"Once you're new in your sobriety, you need someone to really help you navigate the world of sobriety," Woodward says. "And we have to do that with people who are helping them every step of the way."
But what about Spokane's Community Court? Launched in 2013, it's an alternative court where people accused of low-level misdemeanors are connected with services instead of jails. A recent study found that it lowered recidivism rates and that defendants were able to access services at a high rate.
"If someone's simply sitting in a public space, we're not going to deal with them the way I described other situations," he says.
But in Spokane, violators are then referred to Community Court. And Spokane has a stricter timeline when it comes to illegal camping: In June, the city announced a new approach that gives campers 48 hours to leave. In just one month, the city broke up 169 camps and referred 60 people to Community Court.
Marysville, meanwhile, just opened its own community court a few months ago.
Woodward says she's a supporter of Community Court.
"We need accountability when it comes to providing services and programs for the homeless," Woodward says. "Community Court is all about accountability."
Woodward's opponent, City Council President Ben Stuckart, has long been a supporter of the sit-lie ordinance precisely because it directs people to Community Court where they can get services. In fact, he says he'd like to expand it outside of the downtown area.
However, Stuckart disagrees with the idea that those who refuse treatment should then be thrown into jail.
"They should be cited if they have outstanding warrants, and if they're misdemeanors they should be going to Community Court," Stuckart says.
Woodward also suggested to the Inlander that, like Marysville, Spokane should convince the community not to give to panhandlers.
"They convinced their community not to give to panhandlers. That was the first step that they said allowed them to launch the program that they're operating under right now, and I think that's something that maybe we should look at as well," Woodward says.
Kind of like the Give Real Change campaign launched by Mayor David Condon, in which the city installed orange meters and large street signs encouraging people to donate instead of giving to panhandlers?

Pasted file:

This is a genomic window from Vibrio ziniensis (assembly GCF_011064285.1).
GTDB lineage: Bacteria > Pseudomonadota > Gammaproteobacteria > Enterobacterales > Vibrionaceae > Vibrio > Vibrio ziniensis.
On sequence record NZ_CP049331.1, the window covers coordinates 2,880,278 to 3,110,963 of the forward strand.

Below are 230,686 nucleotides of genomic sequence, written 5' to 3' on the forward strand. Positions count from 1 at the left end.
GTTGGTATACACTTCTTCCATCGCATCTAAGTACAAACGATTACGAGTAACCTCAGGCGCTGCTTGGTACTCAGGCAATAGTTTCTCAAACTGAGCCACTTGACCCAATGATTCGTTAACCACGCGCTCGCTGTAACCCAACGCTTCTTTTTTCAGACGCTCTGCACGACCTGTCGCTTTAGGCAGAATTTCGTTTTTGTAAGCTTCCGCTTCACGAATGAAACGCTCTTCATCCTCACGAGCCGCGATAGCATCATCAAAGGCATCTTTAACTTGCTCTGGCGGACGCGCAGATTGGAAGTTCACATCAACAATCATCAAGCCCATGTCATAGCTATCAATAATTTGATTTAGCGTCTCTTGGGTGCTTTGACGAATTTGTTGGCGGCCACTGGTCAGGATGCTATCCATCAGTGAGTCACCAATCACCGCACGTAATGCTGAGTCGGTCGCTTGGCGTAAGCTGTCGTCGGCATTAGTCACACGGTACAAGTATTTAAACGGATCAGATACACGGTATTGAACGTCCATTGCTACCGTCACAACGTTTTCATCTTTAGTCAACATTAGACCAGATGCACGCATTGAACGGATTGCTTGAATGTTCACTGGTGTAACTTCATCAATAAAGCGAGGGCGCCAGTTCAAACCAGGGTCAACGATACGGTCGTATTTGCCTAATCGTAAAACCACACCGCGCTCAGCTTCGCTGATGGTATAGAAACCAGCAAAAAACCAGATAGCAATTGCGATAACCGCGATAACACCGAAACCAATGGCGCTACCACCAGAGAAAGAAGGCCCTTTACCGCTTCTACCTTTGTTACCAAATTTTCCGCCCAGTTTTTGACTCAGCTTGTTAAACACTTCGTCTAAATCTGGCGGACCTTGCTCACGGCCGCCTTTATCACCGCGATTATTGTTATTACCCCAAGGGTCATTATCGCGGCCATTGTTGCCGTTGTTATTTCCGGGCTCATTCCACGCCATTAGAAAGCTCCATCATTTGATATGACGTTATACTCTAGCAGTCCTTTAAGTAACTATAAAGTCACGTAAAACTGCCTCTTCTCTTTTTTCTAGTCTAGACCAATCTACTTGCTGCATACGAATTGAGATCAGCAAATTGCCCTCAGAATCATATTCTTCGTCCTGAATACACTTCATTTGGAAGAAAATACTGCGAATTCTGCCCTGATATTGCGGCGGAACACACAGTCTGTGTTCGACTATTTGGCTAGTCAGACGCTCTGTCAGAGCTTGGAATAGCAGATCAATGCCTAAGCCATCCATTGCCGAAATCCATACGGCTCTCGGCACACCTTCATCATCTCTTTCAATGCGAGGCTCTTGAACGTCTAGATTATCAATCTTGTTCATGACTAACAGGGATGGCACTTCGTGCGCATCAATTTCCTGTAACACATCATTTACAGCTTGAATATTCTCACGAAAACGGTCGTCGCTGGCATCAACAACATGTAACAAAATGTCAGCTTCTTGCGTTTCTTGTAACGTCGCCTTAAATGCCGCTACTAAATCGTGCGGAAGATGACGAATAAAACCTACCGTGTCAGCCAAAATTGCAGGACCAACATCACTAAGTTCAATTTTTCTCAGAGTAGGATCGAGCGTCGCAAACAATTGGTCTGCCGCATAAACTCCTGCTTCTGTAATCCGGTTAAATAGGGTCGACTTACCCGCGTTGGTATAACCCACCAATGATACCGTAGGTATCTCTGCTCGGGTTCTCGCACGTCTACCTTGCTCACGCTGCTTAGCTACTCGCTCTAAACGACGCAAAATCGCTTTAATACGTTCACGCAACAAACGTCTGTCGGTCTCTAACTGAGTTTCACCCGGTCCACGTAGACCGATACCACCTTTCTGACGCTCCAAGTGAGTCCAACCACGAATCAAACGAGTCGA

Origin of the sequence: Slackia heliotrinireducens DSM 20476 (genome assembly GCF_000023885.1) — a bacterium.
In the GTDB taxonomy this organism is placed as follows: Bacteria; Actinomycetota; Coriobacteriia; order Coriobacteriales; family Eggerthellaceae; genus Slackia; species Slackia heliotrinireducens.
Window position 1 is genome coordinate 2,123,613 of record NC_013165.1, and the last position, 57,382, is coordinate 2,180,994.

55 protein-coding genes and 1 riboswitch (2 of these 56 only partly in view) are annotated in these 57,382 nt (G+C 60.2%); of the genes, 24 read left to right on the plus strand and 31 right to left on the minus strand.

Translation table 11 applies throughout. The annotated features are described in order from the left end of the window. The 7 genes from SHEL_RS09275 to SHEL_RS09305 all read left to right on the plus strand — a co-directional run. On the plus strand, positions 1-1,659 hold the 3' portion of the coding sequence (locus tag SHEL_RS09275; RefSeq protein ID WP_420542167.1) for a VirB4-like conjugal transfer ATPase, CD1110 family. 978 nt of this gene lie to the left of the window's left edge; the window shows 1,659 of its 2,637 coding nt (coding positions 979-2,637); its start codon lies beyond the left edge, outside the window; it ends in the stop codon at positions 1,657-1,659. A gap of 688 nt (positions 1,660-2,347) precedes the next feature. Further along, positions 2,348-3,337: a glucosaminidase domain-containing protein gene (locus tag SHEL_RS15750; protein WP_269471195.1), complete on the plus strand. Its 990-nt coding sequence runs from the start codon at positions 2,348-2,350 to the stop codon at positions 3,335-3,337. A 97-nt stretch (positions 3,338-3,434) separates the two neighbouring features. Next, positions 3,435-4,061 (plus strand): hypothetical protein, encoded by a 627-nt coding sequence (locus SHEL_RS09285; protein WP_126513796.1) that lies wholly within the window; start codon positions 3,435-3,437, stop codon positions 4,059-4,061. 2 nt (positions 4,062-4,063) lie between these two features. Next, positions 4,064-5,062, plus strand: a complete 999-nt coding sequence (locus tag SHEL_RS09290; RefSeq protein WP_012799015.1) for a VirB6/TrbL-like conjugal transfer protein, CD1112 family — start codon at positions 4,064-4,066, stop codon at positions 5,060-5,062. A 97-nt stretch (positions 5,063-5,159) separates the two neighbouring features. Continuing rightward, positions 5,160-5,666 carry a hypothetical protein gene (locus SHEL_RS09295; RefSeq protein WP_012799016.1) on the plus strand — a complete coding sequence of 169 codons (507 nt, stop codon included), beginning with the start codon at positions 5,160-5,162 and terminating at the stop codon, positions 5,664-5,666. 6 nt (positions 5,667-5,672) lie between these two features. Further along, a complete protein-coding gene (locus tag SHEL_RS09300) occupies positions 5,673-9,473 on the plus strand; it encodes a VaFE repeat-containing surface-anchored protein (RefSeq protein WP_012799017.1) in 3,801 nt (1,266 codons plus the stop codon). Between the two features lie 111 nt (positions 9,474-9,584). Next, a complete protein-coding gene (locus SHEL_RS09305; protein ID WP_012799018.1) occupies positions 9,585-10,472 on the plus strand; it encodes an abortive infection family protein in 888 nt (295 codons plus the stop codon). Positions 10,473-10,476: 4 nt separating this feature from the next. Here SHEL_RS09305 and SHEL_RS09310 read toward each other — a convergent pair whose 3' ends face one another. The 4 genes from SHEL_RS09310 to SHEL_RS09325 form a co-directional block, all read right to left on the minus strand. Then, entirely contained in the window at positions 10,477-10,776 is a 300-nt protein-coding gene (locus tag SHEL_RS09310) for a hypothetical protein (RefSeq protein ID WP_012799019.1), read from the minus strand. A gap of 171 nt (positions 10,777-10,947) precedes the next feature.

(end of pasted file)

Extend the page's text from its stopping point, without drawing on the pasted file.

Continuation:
"I don't know how effective that's been because I see panhandlers all over town," Woodward says.
While there may be similarities between Marysville and Spokane when it comes to the approach to homelessness, it's hard to compare the two.
"We're not Spokane. We're a city of 70,000 people. If you take 60 people off the streets here that's a pretty big dent in our population," Nehring says.
Spokane, for comparison, counted more than 1,309 people experiencing homelessness in its latest point-in-time count.
"These amazing results they claim are in a much smaller population," Stuckart says. "It's much easier to deal with a smaller population."
Stuckart says Marysville has more transitional housing available, which is something he says Spokane needs. Meanwhile, Stuckart calls it "bullshit politics" that Woodward says Spokane needs to "start enforcing our laws again" pointing to Marysville, even though she voted against the public safety levy to add more police officers.
Woodward has said she would have found the money elsewhere in the budget instead of raising taxes, but other than floating the idea of using the money that would have been used to open a new shelter (which Stuckart says isn't feasible), she hasn't specified where in the budget the money would come from.
Asked by the Inlander what laws she thinks are not being enforced, Woodward says, "I hear all the time people talking about open drug use publicly that's not being prosecuted, drug deals that are happening all over town and people aren't being arrested and prosecuted." She says more officers need to be downtown on foot patrol, using more of a community policing model.
Lt. Braun says the idea that police are not enforcing laws is "inaccurate." Though he does say that a lack of resources may sometimes prohibit police from investigating everything.
While Marysville has a warming shelter in the winter, it has a contract with Everett to provide shelter beds. That allows Marysville to follow the Martin vs. Boise decision that found cities can't punish people for sleeping outdoors if there's no shelter space available.
Stuckart has pushed for a permanent 24/7 shelter, but the city is still looking for a place to put it. Woodward opposes a permanent shelter, but she's been open to temporary alternatives like warming centers.
"We do need to have bed space in order to enforce the laws," Woodward says.